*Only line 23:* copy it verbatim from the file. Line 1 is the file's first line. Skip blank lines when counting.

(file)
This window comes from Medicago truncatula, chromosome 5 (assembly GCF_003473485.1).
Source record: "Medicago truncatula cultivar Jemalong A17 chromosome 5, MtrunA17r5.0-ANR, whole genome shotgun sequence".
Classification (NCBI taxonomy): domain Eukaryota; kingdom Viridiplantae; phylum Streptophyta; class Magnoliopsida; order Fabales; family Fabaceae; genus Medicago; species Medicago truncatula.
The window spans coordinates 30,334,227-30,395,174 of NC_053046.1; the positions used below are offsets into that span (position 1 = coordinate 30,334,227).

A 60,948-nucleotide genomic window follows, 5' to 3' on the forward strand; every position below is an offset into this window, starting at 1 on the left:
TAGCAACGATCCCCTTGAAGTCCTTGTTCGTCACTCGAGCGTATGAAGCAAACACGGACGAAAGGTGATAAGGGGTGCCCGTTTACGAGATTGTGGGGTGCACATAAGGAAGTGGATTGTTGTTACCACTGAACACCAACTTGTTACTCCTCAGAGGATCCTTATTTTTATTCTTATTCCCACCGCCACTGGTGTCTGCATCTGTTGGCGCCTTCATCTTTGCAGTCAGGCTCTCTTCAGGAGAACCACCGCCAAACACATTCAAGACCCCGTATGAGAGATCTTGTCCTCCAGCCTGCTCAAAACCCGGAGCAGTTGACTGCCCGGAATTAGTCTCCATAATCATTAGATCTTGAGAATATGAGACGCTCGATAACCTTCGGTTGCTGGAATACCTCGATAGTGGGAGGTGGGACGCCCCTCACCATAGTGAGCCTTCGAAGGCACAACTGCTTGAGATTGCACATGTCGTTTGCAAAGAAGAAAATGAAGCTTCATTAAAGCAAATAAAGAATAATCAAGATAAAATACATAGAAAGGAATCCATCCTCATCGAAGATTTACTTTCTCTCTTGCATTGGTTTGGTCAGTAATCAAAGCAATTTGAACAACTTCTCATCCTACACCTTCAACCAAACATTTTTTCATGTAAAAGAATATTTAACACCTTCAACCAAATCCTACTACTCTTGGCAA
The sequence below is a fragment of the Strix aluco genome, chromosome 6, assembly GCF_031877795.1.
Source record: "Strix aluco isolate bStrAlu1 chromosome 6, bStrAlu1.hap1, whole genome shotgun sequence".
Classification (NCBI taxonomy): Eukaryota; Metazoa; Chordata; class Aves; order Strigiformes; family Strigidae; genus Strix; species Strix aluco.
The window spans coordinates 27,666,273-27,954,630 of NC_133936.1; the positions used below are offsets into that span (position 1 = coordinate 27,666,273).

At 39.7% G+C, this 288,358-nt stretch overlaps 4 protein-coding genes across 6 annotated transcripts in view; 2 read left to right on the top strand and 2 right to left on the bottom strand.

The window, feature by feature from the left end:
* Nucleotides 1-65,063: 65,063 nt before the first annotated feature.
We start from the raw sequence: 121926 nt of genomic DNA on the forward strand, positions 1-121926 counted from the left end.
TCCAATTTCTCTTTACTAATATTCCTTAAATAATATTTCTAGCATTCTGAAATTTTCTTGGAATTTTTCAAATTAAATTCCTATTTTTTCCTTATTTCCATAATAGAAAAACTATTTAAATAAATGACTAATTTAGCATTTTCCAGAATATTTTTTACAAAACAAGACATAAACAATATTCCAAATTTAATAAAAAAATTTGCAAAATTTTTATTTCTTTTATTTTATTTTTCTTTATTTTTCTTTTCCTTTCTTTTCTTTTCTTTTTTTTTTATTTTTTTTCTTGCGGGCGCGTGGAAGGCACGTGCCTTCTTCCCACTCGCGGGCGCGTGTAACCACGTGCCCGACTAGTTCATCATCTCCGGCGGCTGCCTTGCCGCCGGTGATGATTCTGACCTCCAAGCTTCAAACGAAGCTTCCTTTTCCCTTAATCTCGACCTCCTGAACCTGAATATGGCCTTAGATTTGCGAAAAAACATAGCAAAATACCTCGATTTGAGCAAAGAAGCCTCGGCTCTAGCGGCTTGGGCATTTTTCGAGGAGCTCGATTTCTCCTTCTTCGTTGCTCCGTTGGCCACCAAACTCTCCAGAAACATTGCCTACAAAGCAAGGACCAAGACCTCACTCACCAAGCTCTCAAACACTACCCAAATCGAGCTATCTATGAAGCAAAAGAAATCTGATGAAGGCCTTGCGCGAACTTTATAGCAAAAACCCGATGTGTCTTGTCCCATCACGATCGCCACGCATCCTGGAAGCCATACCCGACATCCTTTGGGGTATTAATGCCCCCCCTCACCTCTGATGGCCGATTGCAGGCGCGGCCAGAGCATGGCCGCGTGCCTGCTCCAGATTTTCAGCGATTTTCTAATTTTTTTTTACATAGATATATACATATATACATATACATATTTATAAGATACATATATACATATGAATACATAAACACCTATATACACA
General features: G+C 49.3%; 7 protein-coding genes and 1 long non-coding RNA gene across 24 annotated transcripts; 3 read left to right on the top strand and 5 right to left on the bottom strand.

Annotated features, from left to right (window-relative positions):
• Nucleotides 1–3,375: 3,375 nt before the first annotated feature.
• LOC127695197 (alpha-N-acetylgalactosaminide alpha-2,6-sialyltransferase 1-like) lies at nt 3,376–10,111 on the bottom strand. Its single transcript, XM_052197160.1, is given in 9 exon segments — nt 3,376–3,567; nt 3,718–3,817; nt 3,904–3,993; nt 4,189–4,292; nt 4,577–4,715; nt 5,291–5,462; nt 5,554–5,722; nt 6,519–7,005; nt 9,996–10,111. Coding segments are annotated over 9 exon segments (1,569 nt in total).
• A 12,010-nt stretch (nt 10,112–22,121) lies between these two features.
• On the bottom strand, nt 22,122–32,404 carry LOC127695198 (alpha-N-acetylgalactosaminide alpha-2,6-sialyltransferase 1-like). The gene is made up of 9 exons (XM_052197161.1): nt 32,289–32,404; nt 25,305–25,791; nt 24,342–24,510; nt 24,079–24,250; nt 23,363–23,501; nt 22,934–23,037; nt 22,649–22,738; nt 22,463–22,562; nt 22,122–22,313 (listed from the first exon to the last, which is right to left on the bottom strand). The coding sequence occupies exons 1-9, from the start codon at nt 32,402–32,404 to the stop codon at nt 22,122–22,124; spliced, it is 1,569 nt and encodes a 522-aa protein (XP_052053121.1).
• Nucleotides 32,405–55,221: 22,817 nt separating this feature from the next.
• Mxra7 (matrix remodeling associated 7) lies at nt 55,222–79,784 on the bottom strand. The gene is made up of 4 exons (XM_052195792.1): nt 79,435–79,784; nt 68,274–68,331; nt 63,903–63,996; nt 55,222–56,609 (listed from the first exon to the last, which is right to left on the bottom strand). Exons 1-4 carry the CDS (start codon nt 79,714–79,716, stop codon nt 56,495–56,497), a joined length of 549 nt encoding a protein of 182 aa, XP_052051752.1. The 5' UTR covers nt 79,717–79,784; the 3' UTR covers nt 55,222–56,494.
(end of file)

• Mxra7 (matrix remodeling associated 7) lies at nt 55,222–79,784 on the bottom strand. The gene is made up of 4 exons (XM_052195792.1): nt 79,435–79,784; nt 68,274–68,331; nt 63,903–63,996; nt 55,222–56,609 (listed from the first exon to the last, which is right to left on the bottom strand). Exons 1-4 carry the CDS (start codon nt 79,714–79,716, stop codon nt 56,495–56,497), a joined length of 549 nt encoding a protein of 182 aa, XP_052051752.1. The 5' UTR covers nt 79,717–79,784; the 3' UTR covers nt 55,222–56,494.